Contemporary Three-Bedroom Home Designed On A Small Urban Infill Site
Project of the Week
This week’s instalment of the #SBIDinspire interior design series features a bespoke contemporary three-bedroom home, which replaced a double garage on an 80 square-metre site. The idiosyncratic style serves to enhance the context of the street-scene with a bold architectural statement, contrasting with the context of traditional Victorian houses. Filling the footprint of the site and set over three floors, the project was delivered on a limited budget but exceeding the client’s brief. The three-bedroom home, bathed in natural light, uses a minimal palette of materials to unify the design language internally and externally. The materials used include dark brickwork, externally and internally, dark burnt larch cladding and birch-faced plywood throughout the interior for bespoke kitchen, bathroom and stair joinery elements. The result is a bright, bold comfortable design, confidently articulating a contemporary language of architecture used to transform the site into a unique new family home.
Sector: Residential Design
Company: Crawford Partnership
Project: Darling House
Project Location: London, United Kingdom
What was the client’s brief?
To design a new build contemporary three-bedroom family home on a small constrained urban infill site, formerly a double lockup garage purchased at auction, with high-quality bespoke architecture and interior design that would feel spacious and bright and would incorporate sustainable construction technologies and renewable energy installations, and all a limited budget.
What inspired the interior design of the project?
Our design inspiration comes from many sources, however, having an engaged client with enlightened ambitions was our main inspiration on the project. This resulted in many productive discussions about their aspirations and style preferences for the new home, which sought to challenge conventional ideas to address the many constraints of the existing Victorian surroundings and create a home suitable for 21st century lifestyle. The practice’s design approach is unapologetically contemporary; providing bold and ambitious design solutions particularly when working in a sensitive Conservation Area context.
What was the toughest hurdle your team overcame during the project?
Achieving planning consent for a contemporary design within a Conservation Area is a major hurdle, as is working constantly to ensure that all neighbours whose homes adjoin the boundaries of urban infill sites do not experience any loss of their existing amenity during the construction works, however, the main hurdle for a designer to overcome is often providing a Rolls Royce for the price of a Mini, especially when working with a shoestring budget.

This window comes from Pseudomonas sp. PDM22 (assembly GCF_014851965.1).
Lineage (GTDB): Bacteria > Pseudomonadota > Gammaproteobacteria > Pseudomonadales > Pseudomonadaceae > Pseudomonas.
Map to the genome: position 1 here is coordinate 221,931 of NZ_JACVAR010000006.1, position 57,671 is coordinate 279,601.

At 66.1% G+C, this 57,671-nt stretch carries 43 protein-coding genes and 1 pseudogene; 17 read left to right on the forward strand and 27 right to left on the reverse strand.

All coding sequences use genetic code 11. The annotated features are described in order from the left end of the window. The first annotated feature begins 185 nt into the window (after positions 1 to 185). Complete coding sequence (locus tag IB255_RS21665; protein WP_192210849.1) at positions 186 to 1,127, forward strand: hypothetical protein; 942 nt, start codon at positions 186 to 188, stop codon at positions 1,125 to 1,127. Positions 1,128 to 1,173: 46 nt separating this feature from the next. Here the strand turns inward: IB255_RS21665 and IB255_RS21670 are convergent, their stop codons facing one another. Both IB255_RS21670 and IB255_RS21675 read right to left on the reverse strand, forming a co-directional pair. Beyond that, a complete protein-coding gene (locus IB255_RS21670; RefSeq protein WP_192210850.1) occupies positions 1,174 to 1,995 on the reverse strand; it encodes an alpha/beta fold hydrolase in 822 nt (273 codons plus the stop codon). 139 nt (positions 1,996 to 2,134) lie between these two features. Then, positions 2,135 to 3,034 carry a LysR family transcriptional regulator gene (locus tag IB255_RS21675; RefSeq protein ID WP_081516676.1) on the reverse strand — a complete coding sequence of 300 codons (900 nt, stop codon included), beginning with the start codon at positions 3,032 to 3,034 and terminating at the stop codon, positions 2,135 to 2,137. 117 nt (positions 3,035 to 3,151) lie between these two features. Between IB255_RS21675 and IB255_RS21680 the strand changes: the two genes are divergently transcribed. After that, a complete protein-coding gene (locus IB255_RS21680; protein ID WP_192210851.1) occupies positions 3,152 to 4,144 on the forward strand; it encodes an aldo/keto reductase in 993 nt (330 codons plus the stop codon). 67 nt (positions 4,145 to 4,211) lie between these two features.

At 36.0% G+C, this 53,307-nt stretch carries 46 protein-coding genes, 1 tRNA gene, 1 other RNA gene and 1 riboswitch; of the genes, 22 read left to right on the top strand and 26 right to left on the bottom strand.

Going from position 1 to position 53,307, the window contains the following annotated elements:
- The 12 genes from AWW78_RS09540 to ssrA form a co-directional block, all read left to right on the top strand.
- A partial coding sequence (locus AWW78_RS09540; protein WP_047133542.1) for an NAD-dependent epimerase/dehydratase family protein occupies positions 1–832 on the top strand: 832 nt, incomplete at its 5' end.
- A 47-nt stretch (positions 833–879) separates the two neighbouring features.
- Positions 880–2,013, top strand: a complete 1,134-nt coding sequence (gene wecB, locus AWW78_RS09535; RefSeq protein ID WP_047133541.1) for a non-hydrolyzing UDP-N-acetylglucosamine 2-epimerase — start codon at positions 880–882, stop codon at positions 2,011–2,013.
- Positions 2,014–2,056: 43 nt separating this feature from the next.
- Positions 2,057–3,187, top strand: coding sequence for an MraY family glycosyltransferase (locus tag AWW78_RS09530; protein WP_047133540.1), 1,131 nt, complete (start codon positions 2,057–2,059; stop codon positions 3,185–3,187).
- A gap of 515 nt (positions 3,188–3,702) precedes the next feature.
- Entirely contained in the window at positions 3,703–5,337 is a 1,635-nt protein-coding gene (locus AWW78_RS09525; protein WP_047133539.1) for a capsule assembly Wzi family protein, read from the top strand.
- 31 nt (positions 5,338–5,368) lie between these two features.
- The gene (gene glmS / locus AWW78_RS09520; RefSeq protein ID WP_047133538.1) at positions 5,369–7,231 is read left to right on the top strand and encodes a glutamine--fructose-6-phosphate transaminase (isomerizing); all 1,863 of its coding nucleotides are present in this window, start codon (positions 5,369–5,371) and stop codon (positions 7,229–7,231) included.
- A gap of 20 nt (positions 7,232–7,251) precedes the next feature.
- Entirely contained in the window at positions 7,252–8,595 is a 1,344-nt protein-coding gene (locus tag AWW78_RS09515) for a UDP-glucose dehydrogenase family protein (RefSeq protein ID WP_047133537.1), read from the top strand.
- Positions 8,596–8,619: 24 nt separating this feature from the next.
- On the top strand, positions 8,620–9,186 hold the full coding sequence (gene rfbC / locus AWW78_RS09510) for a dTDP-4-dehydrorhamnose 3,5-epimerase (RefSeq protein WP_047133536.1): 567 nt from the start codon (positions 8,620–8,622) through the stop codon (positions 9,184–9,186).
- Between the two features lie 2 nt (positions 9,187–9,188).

For us, it is paramount to completely understand the cost implications of every decision in order to not only achieve but to elevate the client’s aspirations for their project without compromising their budget. Continued collaboration and communication throughout the initial design stages between the designers and the client, and thereafter with the contractor and sub-contractors during the detailed design stages and works on site has made it possible to attain the quality of finish and fitting out we desired, whilst adhering to the client’s budget.
What was your team’s highlight of the project?
Maximising the feel of space and light within this very compact three-storey home has been the rewarding highlight for us, and was achieved by careful studies of the internal volumes and limited scope for placing windows, and then by simplifying the main backdrop of finishes, both externally and internally, which are uniform and monolithic and provided at minimal cost, allowing us to then spend more of the construction budget on interior features that elevate and focus the attention on the ambiance of spaces, such as the slender, curved glulam timber roof beam structure, the sculptured open riser staircase, the bespoke kitchen and bathrooms designed by us, the geometric and monochromatic lighting fittings, and especially the variety of glazing elements incorporated that contribute to the surprising levels of natural light and sunlight that filters within all levels of the interior, providing kinetic patterns of light and shade throughout the day on the canvas of walls, floors and ceilings.
Why did you enter the SBID International Design Awards?
As a ‘boutique’ architecture and interior design practice, we relish the challenge of working on these extremely constrained projects, and we are constantly pushing to achieve more with less, applying the knowledge and expertise gained from smaller projects into larger commissions. The SBID Awards are recognised globally as a benchmark for the highest quality in interior design and architecture, and having been shortlisted as finalists in the Awards in four of the last five years, we are very proud of this accolade which continues to inspire our efforts on every new project.
Questions answered by Alan Crawford, Founder and Managing Director of Crawford Partnership
If you missed last week’s Project of the Week featuring a modern and fashionable family home which serves as a place to escape from the city bustle, click here to see more.
We hope you feel inspired by this week’s residential design! Let us know what inspired you #SBIDinspire